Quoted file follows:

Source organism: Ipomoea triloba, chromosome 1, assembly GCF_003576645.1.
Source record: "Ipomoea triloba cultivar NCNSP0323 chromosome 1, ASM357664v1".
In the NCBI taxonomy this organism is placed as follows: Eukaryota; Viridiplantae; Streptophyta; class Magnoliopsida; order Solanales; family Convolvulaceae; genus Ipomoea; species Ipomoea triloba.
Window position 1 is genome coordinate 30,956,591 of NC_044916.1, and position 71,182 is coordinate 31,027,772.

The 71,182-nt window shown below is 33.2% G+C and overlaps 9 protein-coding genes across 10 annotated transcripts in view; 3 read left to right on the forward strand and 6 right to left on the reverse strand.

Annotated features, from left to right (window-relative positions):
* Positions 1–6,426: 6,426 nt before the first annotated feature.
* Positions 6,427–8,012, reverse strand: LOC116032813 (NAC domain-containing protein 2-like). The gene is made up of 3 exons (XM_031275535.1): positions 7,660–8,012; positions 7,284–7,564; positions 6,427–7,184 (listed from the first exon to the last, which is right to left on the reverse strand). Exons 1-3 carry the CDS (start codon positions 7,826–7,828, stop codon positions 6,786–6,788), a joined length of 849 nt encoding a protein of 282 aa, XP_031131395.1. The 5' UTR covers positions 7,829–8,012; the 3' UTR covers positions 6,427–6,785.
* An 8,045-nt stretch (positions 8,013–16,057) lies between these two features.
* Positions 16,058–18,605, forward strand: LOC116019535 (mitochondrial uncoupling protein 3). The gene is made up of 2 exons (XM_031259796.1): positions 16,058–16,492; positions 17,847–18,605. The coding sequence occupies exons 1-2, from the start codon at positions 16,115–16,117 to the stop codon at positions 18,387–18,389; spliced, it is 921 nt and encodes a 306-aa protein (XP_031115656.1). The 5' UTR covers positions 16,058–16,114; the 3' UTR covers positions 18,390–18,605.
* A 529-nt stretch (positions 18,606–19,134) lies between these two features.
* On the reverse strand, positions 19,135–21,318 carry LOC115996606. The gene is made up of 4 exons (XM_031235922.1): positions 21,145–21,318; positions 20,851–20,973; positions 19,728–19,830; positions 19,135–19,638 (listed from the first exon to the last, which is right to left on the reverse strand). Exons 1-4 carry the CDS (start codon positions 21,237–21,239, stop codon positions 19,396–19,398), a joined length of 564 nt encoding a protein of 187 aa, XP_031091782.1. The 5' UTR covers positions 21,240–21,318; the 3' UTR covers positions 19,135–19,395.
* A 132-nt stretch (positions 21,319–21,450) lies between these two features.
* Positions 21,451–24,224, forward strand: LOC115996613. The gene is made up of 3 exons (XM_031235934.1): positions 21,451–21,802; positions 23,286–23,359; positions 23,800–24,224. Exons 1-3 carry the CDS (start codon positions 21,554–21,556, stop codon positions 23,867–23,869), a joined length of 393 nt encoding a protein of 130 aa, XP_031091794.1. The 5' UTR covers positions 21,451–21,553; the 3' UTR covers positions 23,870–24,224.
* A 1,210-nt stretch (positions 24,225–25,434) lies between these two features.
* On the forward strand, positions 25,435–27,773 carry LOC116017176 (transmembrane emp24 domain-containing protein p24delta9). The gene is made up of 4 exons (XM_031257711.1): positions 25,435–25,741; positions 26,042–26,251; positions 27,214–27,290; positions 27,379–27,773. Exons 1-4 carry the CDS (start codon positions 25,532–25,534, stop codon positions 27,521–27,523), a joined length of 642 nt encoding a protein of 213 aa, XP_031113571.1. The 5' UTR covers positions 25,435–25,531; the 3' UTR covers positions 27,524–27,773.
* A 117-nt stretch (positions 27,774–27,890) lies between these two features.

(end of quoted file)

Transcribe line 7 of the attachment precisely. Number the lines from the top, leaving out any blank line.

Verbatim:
* Positions 1–6,426: 6,426 nt before the first annotated feature.